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this drug is not a huge moneymaker for endo anymore. you're seeing stock react strongly there. we reached out company, have not heard back, but we'll bring you any news on this. back to you. >> thank you very much. all right, time now for a cnbc news update. >> here is what's happening. while comey testified, trump spoke at the faith and freedom coalition annual conference today. he did not discuss comey by criticized democrats for being obstructionists. >> if we had a plan to give you the greatest health care ever in history, you wouldn't get one vote because they are obstructionists, they are bad right now for the country. they've gone so far left that i don't know if they can ever come back. house republican steering committee said he be chairman of
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the house to succeed chaffetz. >> hyundai recalls 600,000 vehicles in the u.s. in two separate recalls. it covers more than 437,000 santa fe and santa fe sport suvs from 2013-17. that's the news update now. back to you, bill, sue. >> i feel up to date. >> indeed, thank you. >> thank you. the testimony of former fbi director james comey leading all the headlines, of course, today, and now that it's over, does it pave the way for the white house and congress to move forward on replacing obamacare, for example? that's coming up. and yahoo! share shoulders proving the sale of the operating business to verizon. why remaining assets could give the best clues on outlook for tax reform. our daily treat.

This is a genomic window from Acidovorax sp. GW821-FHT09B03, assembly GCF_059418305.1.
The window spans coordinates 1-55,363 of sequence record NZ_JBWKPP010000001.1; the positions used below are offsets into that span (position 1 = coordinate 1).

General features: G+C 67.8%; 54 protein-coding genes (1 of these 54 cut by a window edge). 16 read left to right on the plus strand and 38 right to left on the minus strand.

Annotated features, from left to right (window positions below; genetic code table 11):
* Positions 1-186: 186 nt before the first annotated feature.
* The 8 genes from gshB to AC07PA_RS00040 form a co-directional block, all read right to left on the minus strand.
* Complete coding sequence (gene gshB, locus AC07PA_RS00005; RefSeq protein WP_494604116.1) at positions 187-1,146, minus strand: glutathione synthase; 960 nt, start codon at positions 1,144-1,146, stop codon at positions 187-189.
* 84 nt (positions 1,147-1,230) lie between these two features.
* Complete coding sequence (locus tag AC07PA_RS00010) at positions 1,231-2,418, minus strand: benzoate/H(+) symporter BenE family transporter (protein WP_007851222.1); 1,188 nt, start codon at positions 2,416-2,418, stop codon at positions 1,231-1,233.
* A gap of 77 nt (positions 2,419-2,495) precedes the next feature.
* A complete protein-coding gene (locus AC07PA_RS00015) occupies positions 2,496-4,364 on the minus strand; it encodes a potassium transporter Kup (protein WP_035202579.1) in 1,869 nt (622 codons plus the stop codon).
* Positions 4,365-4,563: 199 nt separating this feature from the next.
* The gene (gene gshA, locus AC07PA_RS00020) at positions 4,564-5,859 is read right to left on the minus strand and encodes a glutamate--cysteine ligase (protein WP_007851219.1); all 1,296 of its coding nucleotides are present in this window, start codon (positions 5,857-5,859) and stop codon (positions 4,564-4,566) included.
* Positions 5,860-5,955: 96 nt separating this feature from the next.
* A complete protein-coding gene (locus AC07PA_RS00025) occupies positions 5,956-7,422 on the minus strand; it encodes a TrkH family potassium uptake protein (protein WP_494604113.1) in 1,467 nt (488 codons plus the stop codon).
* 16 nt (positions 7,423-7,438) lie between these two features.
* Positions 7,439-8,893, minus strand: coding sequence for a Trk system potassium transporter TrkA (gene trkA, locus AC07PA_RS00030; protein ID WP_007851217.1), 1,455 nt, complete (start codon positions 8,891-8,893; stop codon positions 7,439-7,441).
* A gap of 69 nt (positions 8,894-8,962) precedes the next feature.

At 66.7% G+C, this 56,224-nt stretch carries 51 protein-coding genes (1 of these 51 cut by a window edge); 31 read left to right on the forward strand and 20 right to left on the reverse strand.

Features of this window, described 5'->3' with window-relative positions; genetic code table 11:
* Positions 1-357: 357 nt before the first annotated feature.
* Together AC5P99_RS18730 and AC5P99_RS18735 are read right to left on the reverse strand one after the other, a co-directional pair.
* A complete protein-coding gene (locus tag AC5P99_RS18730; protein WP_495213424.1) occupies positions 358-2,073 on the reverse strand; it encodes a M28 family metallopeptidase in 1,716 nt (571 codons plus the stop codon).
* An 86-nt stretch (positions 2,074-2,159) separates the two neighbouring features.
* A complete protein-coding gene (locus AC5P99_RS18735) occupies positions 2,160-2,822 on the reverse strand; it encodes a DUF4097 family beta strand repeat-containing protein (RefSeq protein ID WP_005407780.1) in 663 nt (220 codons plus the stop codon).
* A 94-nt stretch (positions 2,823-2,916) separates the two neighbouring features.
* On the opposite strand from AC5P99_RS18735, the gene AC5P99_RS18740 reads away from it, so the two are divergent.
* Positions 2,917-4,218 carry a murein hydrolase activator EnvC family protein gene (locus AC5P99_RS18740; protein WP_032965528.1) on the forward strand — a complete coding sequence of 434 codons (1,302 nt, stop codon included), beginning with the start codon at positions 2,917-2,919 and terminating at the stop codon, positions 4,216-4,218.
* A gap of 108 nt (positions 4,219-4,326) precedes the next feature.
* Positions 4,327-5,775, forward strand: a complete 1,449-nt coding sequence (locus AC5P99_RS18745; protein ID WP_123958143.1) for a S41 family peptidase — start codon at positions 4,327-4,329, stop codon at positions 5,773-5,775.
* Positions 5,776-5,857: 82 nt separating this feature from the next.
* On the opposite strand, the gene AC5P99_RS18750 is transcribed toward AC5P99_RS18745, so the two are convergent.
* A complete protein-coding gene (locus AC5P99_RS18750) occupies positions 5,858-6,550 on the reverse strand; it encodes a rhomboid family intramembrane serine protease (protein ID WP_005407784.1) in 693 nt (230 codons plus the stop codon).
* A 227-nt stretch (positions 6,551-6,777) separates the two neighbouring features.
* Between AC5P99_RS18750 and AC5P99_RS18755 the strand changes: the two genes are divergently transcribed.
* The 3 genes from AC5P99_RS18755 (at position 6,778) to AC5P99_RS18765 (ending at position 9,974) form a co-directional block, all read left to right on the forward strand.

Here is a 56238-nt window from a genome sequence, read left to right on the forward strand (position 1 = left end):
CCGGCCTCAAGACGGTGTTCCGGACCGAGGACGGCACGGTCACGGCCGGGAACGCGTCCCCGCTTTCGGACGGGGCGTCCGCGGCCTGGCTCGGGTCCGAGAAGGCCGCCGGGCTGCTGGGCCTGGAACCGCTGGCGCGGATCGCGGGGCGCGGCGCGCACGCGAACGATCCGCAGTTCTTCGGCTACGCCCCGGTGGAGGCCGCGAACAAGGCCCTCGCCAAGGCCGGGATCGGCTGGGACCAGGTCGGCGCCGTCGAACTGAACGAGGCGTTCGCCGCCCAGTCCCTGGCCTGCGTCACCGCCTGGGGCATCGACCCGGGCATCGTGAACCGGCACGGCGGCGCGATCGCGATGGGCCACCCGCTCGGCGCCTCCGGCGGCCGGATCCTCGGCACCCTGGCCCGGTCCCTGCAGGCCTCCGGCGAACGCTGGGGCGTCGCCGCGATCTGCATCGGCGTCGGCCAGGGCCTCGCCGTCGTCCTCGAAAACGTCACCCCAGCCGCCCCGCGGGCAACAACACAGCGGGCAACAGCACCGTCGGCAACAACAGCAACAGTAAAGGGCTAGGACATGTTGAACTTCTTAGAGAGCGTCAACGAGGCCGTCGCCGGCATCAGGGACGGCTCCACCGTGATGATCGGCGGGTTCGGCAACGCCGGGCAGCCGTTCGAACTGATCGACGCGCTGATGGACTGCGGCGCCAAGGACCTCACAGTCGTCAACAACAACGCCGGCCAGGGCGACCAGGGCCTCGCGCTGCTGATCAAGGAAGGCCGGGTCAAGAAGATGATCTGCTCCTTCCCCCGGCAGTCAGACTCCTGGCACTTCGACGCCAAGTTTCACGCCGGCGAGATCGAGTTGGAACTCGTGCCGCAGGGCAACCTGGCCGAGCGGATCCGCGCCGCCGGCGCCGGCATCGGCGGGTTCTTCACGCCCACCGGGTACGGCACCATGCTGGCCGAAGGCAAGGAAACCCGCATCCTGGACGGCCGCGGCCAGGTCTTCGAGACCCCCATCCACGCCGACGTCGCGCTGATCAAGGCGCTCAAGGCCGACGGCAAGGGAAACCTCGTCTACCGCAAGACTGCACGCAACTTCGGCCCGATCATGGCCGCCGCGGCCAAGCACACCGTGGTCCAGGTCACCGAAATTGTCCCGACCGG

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welcome back to "closing be bell," a look at the house floor right now, the financial choice act up for vote, 221 votes and
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counting, a vote more than a year in the making before this administration, before the 115th congress, republicans have been eyeing replacement for dodd-frank, and this is at the least, a first draft, has the votes to pass, now off to the senate, and the senate comes up with version of a bill, the two sides meet, and then come up with a new bell. remains to be seen whether that is a process that will actually result in something that both sides agree on, but for now, significant development, bill and sue, for a long time coming for republicans on capitol hill. >> yes. presumably, jeff is out of the fetal position now, as a result. >> yes. >> thank you. >> we think so. >> all right. thank you. well, ochf course, watching that story and the story today that former fbi director comey testified to congress about why he documented his conversations with president trump. >> i was honestly concerned he might lie about the nature of the meeting, and so i thought it
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really important to adopt it. that combination of things i never experienced before, by i was led to believe to write it down in a detailed way. >> just moments ago at the white house, president trump was asked about mr. comey's testimony. >> mr. president, any reaction to comey's testimony? any reaction at all? do you think he told the truth to the senate? >> thank you very much. >> thank you. >> that was no response. >> basically no response. >> okay, all right. >> that was good. >> deflected the question. >> that was really good. >> sure the attorney told him to not say anything. >> yeah. white house supporters said comey confirm what president trump said all along, and attention should shift to tax reform and health care. you know larry's waiting in the wings. >> you heard that. larry kudlow is back with us, cnbc seep your contributor, does that make jimmy jr. contributor?